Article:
>> Wednesday, 19 August 2015
Fish cakes or salted cod fritters is a delicious snack that you can find all across the Caribbean. Depending on where you are, the differences are subtle and in some cases, they show their direct influence. For example, in Guyana where I am from, you can see the Portuguese influence in our fish cakes based on the shape and the use of English potatoes in the mixture. However, due to the profusion of fresh seafood in Guyana, fresh fish is often used instead of salted fish. In other parts of the region, you can see the African influence in the style of accras, also known as fritters.
In Barbados and elsewhere, these salt fish fritters are known as fish cakes, fish fritters, salt fish cakes and accras or salt fish accras. In Jamaica, they are called Stamp & Go. Just as the names are different, so too are the fritters, even though they look similar and are made of the same primary ingredients. It is the application of these ingredients and techniques employed that make each set of fritters stand out. The differences of application can be deep versus pan (shallow) frying, the amount to heat (pepper) added, the herbs of choice, the amount of flour added, the addition or omission of baking powder, and in some cases it is all about how the salt fish is de-salted or not, and then shredded. Some batters call for the addition of eggs. Regardless of the preparation, a proper fish cake/salt fish accra is a food not to be missed. Eaten hot with pepper sauce and chased with an ice-cold beverage, it is very much a taste of the Caribbean.
I generally eat fish cakes with loud (meaning lots of) Guyanese sour. Sour is a savoury condiment.
Jamaica's codfish fritters, Stamp & Go, is pan fried in a little oil and the seasonings for the fritters are cooked before being added to the salt fish along with flour, baking powder and water to make a thick batter. This was the first time I had made the Jamaican version of salt fish fritters and it does taste different (good different) with the herbs and other aromatics being cooked first, as opposed to what usually uptakes in most other salt fish fritters - the seasonings (herbs, onions, hot peppers and so on) are very finely minced and mixed directly with the other ingredients.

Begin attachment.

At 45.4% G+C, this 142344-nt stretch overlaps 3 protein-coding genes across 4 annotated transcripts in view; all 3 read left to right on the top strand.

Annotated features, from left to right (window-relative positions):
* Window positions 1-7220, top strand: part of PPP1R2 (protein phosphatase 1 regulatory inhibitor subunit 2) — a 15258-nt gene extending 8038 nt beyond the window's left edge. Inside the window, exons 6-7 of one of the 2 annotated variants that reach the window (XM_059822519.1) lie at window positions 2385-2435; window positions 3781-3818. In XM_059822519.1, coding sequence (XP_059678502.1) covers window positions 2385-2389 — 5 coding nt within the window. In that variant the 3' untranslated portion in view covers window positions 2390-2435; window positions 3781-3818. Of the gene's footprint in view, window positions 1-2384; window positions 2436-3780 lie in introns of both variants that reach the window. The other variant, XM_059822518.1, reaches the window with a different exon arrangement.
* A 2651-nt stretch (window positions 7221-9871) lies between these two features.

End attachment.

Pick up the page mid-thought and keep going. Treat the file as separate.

This recipe is heavily adapted from Enid Donaldson's, The Real Taste of Jamaica.
YIELD: 36 - 40
- 1 pound boneless salt fish, soaked overnight - 18 hours in tap water
- 3 tablespoons vegetable oil, plus more for pan frying
- 1 cup finely diced onions
- 3 - 4 cloves garlic, finely minced
- 4 - 5 sprigs fresh thyme, leaves removed and finely minced
- 1/2 cup finely chopped tomatoes
- Minced hot pepper to taste
- 1/4 teaspoon fine table salt
- 3 scallions/green onions sliced thinly, white/purple & green parts
- 1 + 1/2 cups all purpose flour
- 1 + 1/2 teaspoons baking powder
- Rinse and pat dry the salt fish. Flake into bits in a large bowl and set aside.
- Heat 3 tablespoons of oil in a pan over medium heat. Add onions, garlic, thyme, tomatoes and pepper along with salt and toss to mix. Reduce heat to low and cook until the ingredients are soft. Remove from heat and set aside to cool to room temperature.
- Add the sautéed ingredients to salt fish and mix well.
- Stir in the green onions/scallions.
- Mix together the flour and baking powder and add to the salt fish mixture along with just enough water to form a thick batter. The batter should not be stiff or runny.
- Heat oil for pan frying over medium heat.
- Working in batches, add heaped tablespoons of batter and cook until brown on both sides. Drain on paper towels and serve hot.
- Some salt fish are saltier than others, therefore there should be no need to add salt to the batter. However, if you find that all of the salt has been removed the salt fish, add salt to taste to the batter.
- Change the water at least once during the soaking process.
- If the fritters are browning too quickly reduce the heat a little and do not over crowd the pan.